Suggestions for First Responders . . . Dealing with the Sudden Death of a Child

One of the most difficult tasks facing first responders/emergency rescue personnel  is notifying parents of the sudden death of their child. It is essential that first responders identify and endeavor to meet the needs of the surviving family while seeing that the scene of death is preserved intact for the proper authorities.

Notification of the Family

Information identifying the child should never be released to the news media prior to family notification. Every attempt should be made to notify the family quickly and directly. However, the parents should never be notified of the death of their child by telephone. 

Ideally, notification should be made in person by two qualified personnel in uniform to help verify their identification. Because individuals react to the death of their child in various and often unexpected ways, one member of the team should communicate the information while the other carefully observes the reaction of the family, ready to help.

The team should break the news in steps:

1. Confirm the identity of the persons with whom you are speaking as family members.

2. Advise them there has been an emergency.

3. Advise them the situation was so serious a death has occurred.

4. Name the child who died.

Use the two most important words: We’re sorry. Never refer to the child who died as “the deceased” or “the body.”

The team should use the child’s name whenever possible. Inform the family of what happened in clear, jargon-free language, answer questions tactfully and honestly, and provide as much information as possible without jeopardizing an investigation.

Once family members have been notified, they should not be left alone. Do not be afraid to offer comfort, such as a shoulder on which to cry. Ask the parents if they would like to have someone contacted to assist them such as a relative, spiritual leader, neighbor, coworker, or grief specialist.

If the child has been transported to the hospital, family members will often want to go there to be with others they know and to learn more information. Sometimes the child has been transported instead to the morgue and identification may be needed. The first responder team should transport or arrange transportation so the grieving parents and other family members will not have to drive. If family members need to identify the body or wish to see the child, a brief explanation concerning the appearance of the body may be necessary. Or, it may be necessary to explain why it is not possible to view the body.

Helping the Family at Home

When a child dies at home, care should be taken to treat the family and the dead child with dignity. The responders should stay on the scene until proper authorities arrive and should be prepared to respond to the family’s grief reactions. These reactions may include denial, hysteria, anger, or shock.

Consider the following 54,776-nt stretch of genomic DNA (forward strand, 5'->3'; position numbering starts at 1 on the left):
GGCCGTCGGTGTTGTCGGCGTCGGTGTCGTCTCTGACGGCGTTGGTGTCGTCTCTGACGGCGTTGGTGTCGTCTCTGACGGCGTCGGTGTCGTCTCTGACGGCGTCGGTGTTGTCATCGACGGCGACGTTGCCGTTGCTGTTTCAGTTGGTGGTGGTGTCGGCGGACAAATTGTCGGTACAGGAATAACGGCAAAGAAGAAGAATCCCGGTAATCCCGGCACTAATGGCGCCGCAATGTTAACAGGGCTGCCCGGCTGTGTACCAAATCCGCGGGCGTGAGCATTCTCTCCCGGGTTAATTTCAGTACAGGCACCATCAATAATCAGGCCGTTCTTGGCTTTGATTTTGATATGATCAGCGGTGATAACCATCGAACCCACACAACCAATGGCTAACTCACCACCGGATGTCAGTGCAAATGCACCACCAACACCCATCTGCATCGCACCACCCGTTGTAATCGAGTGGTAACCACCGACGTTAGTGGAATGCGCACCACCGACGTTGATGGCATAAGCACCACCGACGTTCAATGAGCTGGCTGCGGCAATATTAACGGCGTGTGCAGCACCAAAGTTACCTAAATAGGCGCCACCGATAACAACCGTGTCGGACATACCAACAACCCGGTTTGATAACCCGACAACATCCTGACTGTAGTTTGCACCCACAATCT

Helping the Family at the Hospital

When the child is taken to the hospital, often the family will be placed in a room to wait . . . and wait . . . and wait. The family desires and appreciates regular updates, whether there is no new information or if the news confirms their worst fears.

While first responders feel pressure to return the team to service, some contact with the waiting family members will reduce the overall trauma for the family and help them to accept the news of their child’s death. If the team members are unable to spend time with the family, they should refer the family to the proper hospital authorities, who can provide assistance. If possible, leave a name and phone number so that the family may call later if they have unanswered questions.

Family Assistance After the Death

Because the positive resolution of grief following the death of a child is a long-term goal that can take many, many years, the family may find it helpful to know that assistance is available. First responders should become familiar with the various support resources in the community and offer to provide that information.

The Compassionate Friends is a national self-help organization offering friendship, understanding, and hope to families that have experienced the death of a child. Additional resources to help the grieving family may be found through state youth and family services, victim/witness units, the United Way Human Services Directory, and state self-help clearinghouse directories

As their name implies, “first responders” are normally the first on the scene and the first to notify family members about a child’s death. If first responders are honest, direct, and caring, they will help to ease the pain of the family’s grief process.

First responders should consider debriefing and possible counseling after handling a stressful situation such as the death of a child—especially when they have been unable to save that child in a hands-on situation. It is not unknown for this extreme stress to cause competent and caring first responders to leave their jobs—and this is a loss to all involved.


©2007-2013 The Compassionate Friends, USA - All rights reserved. These materials are protected by U.S. copyright and are provided here for personal use only. Reproduction for mass distribution or for use on any website is prohibited.

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The current printing of this brochure was sponsored by
by Steve and Paige Czirr
in memory of their beloved daughter Abby

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TCF brochures may be purchased at a nominal cost through The Compassionate Friends by calling 877-969-0010 or by going to the Resource Section of The Compassionate Friends national website. You can sponsor a brochure printing through our Brochure Program.